UB's Research Institute on Addictions is located on Main Street in downtown Buffalo.
By SARA R. SALDI
Published August 22, 2013
“Given the current funding climate, only the most outstanding research projects are being funded.”
Kenneth Leonard, director
Research Institute on Addictions
UB’s Research Institute on Addictions (RIA) recently was awarded more than $6 million in grants from the National Institutes of Health to fund five innovative studies that will expand knowledge on societal ramifications of drug and alcohol use.
The studies cover a wide range of alcohol- and drug-related topics. Three studies focus on youth issues, including bullying and its relationship to substance use, energy drinks mixed with alcohol and their connection to risky sexual practices, and the effects of parental drinking on children of alcoholics.
The remaining grants focus on marijuana-induced aggression and partner violence, and understanding physical craving in substance abuse recovery.
RIA Director Kenneth Leonard is extremely pleased that RIA has been recognized for its hard work and excellence in research.
“The number and size of these grants represent a remarkable achievement for RIA and our talented researchers,” Leonard says. “Given the current funding climate, only the most outstanding research projects are being funded.”
Jennifer Livingston, RIA senior research scientist, was awarded $1.8 million over five years from the National Institute on Alcohol Abuse and Alcoholism (NIAAA) to study “Peer Victimization as a Pathway to Adolescent Substance Use.”
Livingston says that although there is clearly the potential of peer victimization (PV) (bullying and sexual harassment) to cause harm, not all adolescents suffer serious effects from such experiences. Little is known about the conditions under which PV causes harm.
“This study aims to discover the conditions under which PV contributes to emotional distress and substance use among adolescents, both immediately and over time” says Livingston. “We’re also seeking to identify the circumstances that might curb the long-term effects of PV, particularly as they relate to the development of emotional distress and substance-use problems.”
The NIAAA also awarded $1.37 million to Kathleen Miller, RIA senior research scientist, to fund her study, “Alcohol and Energy Drink Use, Expectancies and Sexual Risk Taking.”
Miller, a nationally renowned expert on the subject of alcohol mixed with energy drinks, says that although energy drinks have been widely available in the U.S. for more than a decade, their effects remain significantly understudied.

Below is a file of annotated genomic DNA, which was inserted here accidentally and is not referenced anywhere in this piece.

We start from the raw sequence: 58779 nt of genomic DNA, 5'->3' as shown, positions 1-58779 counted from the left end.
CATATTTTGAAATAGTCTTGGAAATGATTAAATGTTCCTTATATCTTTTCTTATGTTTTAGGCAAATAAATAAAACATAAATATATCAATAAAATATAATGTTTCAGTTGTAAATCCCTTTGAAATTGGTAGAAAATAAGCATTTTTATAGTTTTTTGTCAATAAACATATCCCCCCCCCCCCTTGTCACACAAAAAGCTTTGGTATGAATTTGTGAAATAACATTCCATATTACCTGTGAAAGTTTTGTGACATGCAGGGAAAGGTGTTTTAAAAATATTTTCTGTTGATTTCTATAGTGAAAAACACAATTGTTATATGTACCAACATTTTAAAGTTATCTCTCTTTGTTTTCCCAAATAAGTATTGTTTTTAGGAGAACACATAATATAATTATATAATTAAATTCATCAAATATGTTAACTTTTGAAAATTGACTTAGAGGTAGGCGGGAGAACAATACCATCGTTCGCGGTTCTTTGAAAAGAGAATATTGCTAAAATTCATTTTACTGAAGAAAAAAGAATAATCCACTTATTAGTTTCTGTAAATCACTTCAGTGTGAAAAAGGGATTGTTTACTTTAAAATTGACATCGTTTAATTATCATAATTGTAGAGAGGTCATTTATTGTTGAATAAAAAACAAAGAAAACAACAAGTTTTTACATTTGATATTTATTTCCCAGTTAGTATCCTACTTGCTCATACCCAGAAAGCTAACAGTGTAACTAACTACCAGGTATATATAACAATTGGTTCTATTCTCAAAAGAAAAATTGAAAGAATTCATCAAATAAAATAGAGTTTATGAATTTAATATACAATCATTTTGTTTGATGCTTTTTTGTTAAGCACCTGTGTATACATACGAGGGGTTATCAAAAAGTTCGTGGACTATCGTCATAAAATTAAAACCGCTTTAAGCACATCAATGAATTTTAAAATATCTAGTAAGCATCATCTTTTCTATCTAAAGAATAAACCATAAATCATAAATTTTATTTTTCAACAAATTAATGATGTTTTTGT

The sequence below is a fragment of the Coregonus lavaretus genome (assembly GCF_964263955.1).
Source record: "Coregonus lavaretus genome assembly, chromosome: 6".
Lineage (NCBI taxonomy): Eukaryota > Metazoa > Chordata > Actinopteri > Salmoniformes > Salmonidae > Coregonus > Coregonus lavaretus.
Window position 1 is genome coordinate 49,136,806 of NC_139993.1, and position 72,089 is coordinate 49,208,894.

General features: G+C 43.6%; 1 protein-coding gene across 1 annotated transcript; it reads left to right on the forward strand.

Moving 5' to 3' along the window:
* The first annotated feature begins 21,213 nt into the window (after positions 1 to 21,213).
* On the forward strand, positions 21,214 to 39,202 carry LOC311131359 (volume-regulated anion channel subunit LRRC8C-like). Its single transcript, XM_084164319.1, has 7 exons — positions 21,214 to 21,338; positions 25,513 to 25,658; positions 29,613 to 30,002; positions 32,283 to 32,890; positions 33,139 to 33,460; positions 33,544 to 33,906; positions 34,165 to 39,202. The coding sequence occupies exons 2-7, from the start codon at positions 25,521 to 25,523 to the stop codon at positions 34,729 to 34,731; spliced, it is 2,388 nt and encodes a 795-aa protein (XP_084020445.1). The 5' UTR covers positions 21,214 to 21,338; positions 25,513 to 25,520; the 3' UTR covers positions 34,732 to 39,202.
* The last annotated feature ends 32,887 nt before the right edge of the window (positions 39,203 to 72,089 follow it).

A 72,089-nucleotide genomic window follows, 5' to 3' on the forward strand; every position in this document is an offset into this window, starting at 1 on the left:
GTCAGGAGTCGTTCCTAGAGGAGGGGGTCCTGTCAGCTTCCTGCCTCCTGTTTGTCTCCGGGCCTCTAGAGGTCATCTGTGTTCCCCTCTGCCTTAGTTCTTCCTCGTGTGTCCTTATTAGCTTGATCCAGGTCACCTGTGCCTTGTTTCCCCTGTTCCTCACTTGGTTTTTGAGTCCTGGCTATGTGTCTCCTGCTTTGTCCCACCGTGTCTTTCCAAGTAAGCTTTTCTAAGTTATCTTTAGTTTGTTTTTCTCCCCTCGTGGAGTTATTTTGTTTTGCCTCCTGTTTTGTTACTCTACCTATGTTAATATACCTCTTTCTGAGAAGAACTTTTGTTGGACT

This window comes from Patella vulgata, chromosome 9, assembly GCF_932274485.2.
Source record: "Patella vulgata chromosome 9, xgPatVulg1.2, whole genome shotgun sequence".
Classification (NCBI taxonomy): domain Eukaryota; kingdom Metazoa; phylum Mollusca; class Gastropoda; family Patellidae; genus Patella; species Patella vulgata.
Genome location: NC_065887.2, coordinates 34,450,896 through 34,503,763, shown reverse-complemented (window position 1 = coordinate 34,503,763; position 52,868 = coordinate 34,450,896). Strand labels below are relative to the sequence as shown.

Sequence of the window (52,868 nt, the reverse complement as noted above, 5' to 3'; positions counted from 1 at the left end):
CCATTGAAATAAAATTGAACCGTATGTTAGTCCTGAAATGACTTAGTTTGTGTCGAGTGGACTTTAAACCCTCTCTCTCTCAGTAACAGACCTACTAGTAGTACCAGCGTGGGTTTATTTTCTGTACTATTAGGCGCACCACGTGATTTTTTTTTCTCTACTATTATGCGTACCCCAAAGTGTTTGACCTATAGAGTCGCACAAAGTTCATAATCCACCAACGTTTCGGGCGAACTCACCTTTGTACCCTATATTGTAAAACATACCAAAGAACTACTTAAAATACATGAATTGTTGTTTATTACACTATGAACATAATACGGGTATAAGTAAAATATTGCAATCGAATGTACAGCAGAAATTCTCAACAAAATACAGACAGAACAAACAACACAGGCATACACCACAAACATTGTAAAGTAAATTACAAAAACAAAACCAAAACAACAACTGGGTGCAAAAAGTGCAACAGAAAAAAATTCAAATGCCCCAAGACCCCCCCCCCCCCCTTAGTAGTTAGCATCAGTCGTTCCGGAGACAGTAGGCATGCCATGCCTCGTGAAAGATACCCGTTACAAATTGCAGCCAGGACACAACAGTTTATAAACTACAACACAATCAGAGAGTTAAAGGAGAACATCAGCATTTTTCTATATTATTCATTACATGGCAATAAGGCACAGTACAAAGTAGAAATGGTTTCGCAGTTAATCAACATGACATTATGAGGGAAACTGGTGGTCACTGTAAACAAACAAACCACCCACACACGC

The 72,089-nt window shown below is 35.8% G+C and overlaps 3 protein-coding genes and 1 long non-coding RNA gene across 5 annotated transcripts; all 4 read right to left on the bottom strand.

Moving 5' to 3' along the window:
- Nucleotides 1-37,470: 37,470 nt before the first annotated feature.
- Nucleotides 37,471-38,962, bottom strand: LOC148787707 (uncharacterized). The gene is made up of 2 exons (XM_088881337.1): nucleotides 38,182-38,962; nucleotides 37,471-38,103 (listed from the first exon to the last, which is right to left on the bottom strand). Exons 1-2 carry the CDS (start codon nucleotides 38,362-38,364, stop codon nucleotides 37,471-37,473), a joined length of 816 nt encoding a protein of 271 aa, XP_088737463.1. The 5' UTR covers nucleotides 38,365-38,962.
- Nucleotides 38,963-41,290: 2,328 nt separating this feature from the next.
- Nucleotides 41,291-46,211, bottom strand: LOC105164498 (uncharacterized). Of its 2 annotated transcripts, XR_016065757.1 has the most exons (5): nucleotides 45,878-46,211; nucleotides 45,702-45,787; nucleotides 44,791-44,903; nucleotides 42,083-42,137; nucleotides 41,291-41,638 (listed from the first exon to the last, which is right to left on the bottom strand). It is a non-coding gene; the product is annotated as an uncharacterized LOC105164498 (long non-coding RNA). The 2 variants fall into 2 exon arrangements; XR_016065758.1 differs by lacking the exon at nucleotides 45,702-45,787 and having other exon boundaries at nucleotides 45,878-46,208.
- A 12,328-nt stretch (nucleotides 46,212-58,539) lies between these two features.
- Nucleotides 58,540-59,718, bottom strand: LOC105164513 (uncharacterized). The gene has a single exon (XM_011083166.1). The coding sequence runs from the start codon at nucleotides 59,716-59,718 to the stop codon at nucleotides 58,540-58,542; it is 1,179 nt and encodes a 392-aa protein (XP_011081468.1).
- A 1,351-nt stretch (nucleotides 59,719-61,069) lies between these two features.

“This study will collect the first detailed, nationally representative data on the prevalence of energy drinks (ED) and alcohol mixed with energy drink (AED) use by youth,” says Miller, “and will map the differences in use across gender, race/ethnicity, age, college-enrollment status and sports involvement, as well as examine the links between AED use and sexual risk taking. We will then seek to understand how gender differences affect these relationships.”
Rina Das Eiden
Rina Das Eiden, RIA senior research scientist, received more than $400,000 from the NIAAA for a two-year study, “Early Childhood Predictors of Adolescent Substance Use in a High Risk Sample.”
Eiden, an expert on the prenatal effects of substance use, says that though children of alcoholics (COAs) are a large and critical component of the underage drinking population, little is known about how alcohol affects parenting and what the predictive risks are for underage drinking and substance use among COAs.
“Knowledge about predictors of substance use—beginning in infancy—is crucial for determining and developing early intervention to address substance-use risk among COAs,” she says.
A $1.86 million grant was made by the National Institute on Drug Addiction (NIDA) to Maria Testa, RIA senior research scientist, for her study titled “Proximal Effects of Marijuana in Understanding Intimate Partner Violence.” The study will take place over four years.
Testa says that despite the commonly held belief that marijuana suppresses aggression, many studies have found a positive association between marijuana use and intimate-partner violence.
“Although marijuana is the most commonly used illicit drug in the United States—with increases in rates of usage over the past few years—there is a lack of research regarding marijuana use and aggression,” says Testa. “Understanding the contribution of marijuana to the occurrence of domestic violence has important public health implications.”
Her research will address this gap in knowledge by examining the effects of marijuana use in couples and the consequences for their relationships.
Robert Schlauch, senior research scientist, received nearly $600,000 from the NIAAA for his project, “Ambivalence Model of Craving: Re-Examining the Craving-Drinking Relationship.”
This five-year study aims to improve understanding of the ways in which craving impacts positive treatment outcomes. The research specifically will examine how craving processes change over the course of recovery, including their influence on starting and maintaining treatment.
“Greater understanding of craving processes during the course of recovery has the potential to inform current treatment strategies,” he says. “Craving is a complex experience requiring consideration of many factors, including both desires to use (approach) and desires not to use (avoidance).”